An unwise decision to plant pine tress is parching the landThe Nepal-Australia Forestry Project did achieve its objective of increasing Nepal’s green cover, but jeopardised the people's livelihood.
In the 1980s, the Nepal government started a nationwide tree plantation drive after deforestation in the country became rampant. In fact, by the 1970s, as reported in this paper, Nepal’s forest coverage was decreasing by at least 1.7 percent annually. To address this problem, the government started a countrywide afforestation drive wherein it chose pine as the species to plant in the mid-hills. But little did the government know about its consequences. Now, many years later, the decision taken without much thought has reared its ugly head with many villages that have pine trees in abundance reeling under water shortages. This case serves as a classic example of how bureaucrats take decisions without doing proper homework on their own.
The choice of conifers to make Nepal look green stemmed from many years of joint collaboration between the governments of Nepal and Australia. The Nepal-Australia Forestry Project was an aid project administered by the Department of Forestry at Australian National University concerned with community forestry development in Nepal’s Chautara region. The project did achieve its objective of increasing Nepal’s green cover, but jeopardised the people's livelihood.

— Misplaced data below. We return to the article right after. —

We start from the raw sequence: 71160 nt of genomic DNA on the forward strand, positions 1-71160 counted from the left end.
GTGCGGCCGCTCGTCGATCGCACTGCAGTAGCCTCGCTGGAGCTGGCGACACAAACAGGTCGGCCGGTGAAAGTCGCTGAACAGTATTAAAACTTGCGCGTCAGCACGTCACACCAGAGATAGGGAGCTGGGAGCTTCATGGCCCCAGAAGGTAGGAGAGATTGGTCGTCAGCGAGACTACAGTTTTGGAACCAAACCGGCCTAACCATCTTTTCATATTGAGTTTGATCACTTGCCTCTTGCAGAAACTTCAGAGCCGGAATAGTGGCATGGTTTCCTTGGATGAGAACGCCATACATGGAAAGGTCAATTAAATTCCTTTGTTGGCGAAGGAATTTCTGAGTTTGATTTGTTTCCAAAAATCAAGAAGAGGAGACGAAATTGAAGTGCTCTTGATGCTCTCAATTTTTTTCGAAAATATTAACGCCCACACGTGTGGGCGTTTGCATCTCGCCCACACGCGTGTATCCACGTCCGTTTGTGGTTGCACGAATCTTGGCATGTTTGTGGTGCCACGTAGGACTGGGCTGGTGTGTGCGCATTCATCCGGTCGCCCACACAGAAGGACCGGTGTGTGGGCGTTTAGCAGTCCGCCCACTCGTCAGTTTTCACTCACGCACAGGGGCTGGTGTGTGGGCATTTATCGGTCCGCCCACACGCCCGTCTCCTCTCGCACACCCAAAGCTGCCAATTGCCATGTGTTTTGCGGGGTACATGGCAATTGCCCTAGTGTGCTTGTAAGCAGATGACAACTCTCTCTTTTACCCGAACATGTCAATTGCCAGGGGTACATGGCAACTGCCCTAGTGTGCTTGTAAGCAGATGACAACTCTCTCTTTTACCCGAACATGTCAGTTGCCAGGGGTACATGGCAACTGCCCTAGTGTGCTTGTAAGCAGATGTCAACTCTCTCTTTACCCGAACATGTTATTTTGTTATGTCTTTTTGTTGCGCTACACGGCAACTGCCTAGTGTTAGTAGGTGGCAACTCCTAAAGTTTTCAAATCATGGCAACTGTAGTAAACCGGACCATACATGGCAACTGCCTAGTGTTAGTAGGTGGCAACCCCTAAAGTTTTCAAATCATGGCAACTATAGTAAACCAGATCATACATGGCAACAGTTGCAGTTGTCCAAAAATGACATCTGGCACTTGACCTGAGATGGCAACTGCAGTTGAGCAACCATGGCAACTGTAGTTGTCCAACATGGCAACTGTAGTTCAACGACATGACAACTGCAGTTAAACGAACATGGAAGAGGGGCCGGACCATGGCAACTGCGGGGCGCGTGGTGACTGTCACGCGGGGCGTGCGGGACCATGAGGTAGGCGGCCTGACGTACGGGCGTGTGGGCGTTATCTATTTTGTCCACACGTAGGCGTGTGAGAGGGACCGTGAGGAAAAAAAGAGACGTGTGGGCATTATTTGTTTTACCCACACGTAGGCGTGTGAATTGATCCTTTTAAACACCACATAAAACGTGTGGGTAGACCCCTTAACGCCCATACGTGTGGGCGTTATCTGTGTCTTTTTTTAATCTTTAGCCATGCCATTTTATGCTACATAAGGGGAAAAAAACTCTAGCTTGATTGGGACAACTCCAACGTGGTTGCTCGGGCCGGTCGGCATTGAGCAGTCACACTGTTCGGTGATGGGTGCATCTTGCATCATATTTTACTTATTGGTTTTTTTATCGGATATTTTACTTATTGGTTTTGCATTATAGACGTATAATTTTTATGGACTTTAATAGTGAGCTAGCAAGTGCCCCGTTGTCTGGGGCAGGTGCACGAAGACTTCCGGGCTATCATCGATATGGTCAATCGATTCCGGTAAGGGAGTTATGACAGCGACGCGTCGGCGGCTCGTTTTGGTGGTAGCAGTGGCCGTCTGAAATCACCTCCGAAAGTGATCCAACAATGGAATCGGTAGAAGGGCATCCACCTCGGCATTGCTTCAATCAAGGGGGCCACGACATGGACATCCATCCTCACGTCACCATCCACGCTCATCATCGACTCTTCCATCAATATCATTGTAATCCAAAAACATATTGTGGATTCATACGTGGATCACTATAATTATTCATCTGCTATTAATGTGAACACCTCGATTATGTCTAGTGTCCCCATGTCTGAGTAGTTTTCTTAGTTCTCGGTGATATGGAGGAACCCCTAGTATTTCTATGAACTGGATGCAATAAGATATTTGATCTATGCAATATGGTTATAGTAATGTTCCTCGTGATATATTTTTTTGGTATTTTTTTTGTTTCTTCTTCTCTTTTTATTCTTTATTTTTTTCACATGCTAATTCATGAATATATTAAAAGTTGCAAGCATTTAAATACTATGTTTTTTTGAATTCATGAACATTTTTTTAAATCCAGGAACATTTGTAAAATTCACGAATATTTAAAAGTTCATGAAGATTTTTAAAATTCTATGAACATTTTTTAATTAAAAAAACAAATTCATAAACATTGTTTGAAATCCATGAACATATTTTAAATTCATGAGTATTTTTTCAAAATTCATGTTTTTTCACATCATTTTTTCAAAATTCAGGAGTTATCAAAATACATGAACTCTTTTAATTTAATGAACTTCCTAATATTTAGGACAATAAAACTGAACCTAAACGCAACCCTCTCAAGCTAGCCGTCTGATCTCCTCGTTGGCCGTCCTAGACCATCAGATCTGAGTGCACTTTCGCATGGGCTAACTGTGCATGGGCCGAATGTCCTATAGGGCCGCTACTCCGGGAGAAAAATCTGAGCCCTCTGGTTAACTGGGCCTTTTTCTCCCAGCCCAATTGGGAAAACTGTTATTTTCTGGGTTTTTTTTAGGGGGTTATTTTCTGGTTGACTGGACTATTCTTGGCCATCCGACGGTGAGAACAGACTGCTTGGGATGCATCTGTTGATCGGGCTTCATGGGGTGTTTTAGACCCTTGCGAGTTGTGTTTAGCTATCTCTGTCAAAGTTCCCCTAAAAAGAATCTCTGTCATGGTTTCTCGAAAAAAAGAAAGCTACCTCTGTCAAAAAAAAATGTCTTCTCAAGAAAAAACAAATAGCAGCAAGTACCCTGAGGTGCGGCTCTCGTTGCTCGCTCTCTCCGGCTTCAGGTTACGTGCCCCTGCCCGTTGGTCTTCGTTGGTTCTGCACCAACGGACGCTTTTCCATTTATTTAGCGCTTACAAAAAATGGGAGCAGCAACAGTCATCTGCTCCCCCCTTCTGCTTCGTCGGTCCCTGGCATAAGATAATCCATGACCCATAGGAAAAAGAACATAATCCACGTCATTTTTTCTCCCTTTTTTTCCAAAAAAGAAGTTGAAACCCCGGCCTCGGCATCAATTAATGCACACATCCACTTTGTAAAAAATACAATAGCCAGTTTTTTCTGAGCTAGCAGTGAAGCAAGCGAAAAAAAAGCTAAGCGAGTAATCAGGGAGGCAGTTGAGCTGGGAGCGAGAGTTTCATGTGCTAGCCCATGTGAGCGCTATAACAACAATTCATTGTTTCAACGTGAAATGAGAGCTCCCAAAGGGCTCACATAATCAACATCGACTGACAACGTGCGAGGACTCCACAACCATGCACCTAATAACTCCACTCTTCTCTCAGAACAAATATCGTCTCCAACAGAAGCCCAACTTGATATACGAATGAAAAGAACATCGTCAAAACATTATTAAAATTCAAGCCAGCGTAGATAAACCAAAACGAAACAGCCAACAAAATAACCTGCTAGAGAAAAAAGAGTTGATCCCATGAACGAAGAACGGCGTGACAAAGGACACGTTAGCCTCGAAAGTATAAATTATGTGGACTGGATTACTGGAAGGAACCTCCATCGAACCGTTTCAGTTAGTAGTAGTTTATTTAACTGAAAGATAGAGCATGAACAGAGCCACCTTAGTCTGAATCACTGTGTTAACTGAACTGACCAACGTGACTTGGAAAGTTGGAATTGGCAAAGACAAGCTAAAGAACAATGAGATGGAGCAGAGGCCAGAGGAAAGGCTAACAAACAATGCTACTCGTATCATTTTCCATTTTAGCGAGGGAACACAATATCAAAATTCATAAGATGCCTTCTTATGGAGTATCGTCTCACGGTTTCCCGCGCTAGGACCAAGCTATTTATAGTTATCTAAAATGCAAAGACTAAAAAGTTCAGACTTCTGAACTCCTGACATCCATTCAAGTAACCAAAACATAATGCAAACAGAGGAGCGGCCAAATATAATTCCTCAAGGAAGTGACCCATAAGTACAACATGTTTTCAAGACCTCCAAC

It has been reported that an average pine tree consumes an average of 13.5 litres of water daily. Bigger pines drain up to 80 litres per day. Gosaikunda Community Forest, a pine forest in Dhulikhel that once had two ponds inside it, is now seeing them dry up. The reason: Pine trees were planted there some 30 years ago, and three decades later, water sources are starting to dry up. What happened in Gosaikunda could be a stand-alone event, but it merits bigger attention for it shows how a single wrong step on the policy front could have devastating consequences on the people.
In Nepal, many important government departments are staffed by people who do not have the requisite skills to discharge their increasingly specialised jobs. Bureaucrats even exhibit explicit obedience and unquestioned loyalty to the authority thereby hampering the spirit of teamwork. This lackadaisical approach to the work they are tasked to do and a passive attitude that takes things presented to them, especially by foreigners, at face value has done the country more harm than good. Trusting development partners is one thing, and doing the homework to see if their plans fit well in the Nepali context or not, another. But regrettably, our bureaucrats have the reputation of taking whatever is given to them without further analysis.
Bureaucrats are the instrumentality of the state. They need to be able to address the challenges the country face and facilitate the changes it needs. This requires, more than anything, a qualified and effective bureaucracy. The Nepali bureaucracy in its current form is seldom equal to the task. Learning from the example of pine trees, the bureaucracy needs to rethink its decisions on various policy fronts and exercise its agency before committing anything with development partners.
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